Evaluation of a Computer-Based System using Cell Phones for HIV positive people in Peru

ResearchWorks/Manakin Repository

Search ResearchWorks

Advanced Search


My Account


Related Information

Evaluation of a Computer-Based System using Cell Phones for HIV positive people in Peru

Show full item record

Title: Evaluation of a Computer-Based System using Cell Phones for HIV positive people in Peru
Author: Curioso, Walter H.
Abstract: HIV is one of the biggest infectious killers worldwide. To prevent disease progression and avoid development of resistant strains to HIV, people living with HIV must adhere to complicated antiretroviral therapy (ART). Yet, in Peru, where ART has recently been introduced, adherence to HIV treatment has not yet been addressed properly, and no systematic approaches to evaluate or promote adherence to ART exist. For people living with HIV, innovative approaches using information technologies, such as mobile phones, are needed to increase adherence to ART. In my thesis, I proposed the following specific aims: (1) To conduct formative research to assess culturally-specific behavioral messages to be included in the computer-based system; (2) To develop and test an interactive computer-based system using cell phones both to enhance adherence to ART and to deliver HIV transmission risk reduction messages; and (3) To evaluate the impact of the system on ART adherence. To achieve these aims, I conducted a randomized controlled trial of a 12-month intervention, comparing (1) standard-of-care with (2) standard-of-care plus my mobile phone-based system among patients receiving ART at Via Libre, a non-governmental organization established to help people with HIV, and Hospital Nacional Cayetano Heredia, a governmental hospital; both in Lima, Peru. This novel trial adds important evidence to the field of mHealth--the provision of health-related services via mobile communications. The trial is potentially scalable as a prevention strategy by the Ministry of Health, and the results could be applied in other settings, not only for ART, but also to encourage patients to follow long-term treatment plans for other chronic diseases. Furthermore, because the intervention is automated using available information and communication technology, it can be scaled up widely without requiring proportionate and expensive staff resources.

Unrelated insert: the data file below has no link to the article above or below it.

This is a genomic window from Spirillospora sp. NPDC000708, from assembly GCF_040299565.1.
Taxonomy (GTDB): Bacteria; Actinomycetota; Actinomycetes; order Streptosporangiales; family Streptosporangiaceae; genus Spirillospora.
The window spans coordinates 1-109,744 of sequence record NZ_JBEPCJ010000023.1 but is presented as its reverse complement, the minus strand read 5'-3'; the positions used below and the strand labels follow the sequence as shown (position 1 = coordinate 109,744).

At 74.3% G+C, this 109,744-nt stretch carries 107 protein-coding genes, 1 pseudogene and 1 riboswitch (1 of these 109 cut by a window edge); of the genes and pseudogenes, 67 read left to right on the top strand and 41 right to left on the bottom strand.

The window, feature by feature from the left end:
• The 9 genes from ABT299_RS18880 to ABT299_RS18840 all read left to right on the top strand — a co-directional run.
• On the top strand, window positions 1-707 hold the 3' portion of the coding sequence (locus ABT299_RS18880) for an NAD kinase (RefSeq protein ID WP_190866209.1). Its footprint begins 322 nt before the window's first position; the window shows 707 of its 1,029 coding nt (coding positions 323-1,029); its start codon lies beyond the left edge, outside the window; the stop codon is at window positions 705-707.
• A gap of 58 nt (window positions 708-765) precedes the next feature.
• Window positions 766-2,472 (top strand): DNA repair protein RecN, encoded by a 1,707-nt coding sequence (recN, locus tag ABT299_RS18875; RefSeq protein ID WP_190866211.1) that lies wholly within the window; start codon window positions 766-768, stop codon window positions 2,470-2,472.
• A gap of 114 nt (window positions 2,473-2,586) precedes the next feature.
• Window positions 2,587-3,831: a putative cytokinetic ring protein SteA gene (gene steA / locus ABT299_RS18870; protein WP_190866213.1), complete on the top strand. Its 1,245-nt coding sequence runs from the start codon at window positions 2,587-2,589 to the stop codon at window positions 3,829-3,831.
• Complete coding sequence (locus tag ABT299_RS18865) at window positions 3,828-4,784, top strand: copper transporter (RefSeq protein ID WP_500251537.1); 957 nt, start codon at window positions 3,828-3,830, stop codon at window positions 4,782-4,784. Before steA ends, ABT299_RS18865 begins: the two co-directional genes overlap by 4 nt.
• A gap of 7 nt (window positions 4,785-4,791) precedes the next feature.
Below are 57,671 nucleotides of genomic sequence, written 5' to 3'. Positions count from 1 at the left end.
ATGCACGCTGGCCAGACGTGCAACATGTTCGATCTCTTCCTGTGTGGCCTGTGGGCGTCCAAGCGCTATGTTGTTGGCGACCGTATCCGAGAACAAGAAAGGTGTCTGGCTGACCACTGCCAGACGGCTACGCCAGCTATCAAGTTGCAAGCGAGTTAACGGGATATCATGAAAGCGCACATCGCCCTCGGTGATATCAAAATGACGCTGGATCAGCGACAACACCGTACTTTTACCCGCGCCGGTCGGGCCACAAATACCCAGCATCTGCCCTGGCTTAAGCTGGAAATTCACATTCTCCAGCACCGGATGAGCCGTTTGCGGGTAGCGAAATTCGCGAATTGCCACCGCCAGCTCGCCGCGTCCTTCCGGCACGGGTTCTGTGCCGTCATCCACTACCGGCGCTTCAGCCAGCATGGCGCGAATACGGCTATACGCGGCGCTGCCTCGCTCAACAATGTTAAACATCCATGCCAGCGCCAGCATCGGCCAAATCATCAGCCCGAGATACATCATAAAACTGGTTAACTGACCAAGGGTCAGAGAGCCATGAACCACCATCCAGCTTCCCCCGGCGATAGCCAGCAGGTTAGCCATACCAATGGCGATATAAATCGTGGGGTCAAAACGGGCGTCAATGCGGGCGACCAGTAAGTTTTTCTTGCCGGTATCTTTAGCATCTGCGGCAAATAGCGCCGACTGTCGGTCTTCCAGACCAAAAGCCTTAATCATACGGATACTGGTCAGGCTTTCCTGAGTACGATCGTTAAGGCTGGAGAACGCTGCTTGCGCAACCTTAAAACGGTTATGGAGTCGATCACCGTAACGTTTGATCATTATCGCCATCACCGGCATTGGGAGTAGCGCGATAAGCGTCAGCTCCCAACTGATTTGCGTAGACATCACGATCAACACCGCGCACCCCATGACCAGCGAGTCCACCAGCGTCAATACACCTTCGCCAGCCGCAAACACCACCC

Description: Thesis (Ph.D.)--University of Washington, 2012
URI: http://hdl.handle.net/1773/20614
Author requested restriction: Restrict to UW for 2 years -- then make Open Access
Date available: 2014-09-03

Files in this item

Files Size Format View
Curioso_washington_0250E_10684.pdf 2.065Mb PDF View/Open

This item appears in the following Collection(s)

Show full item record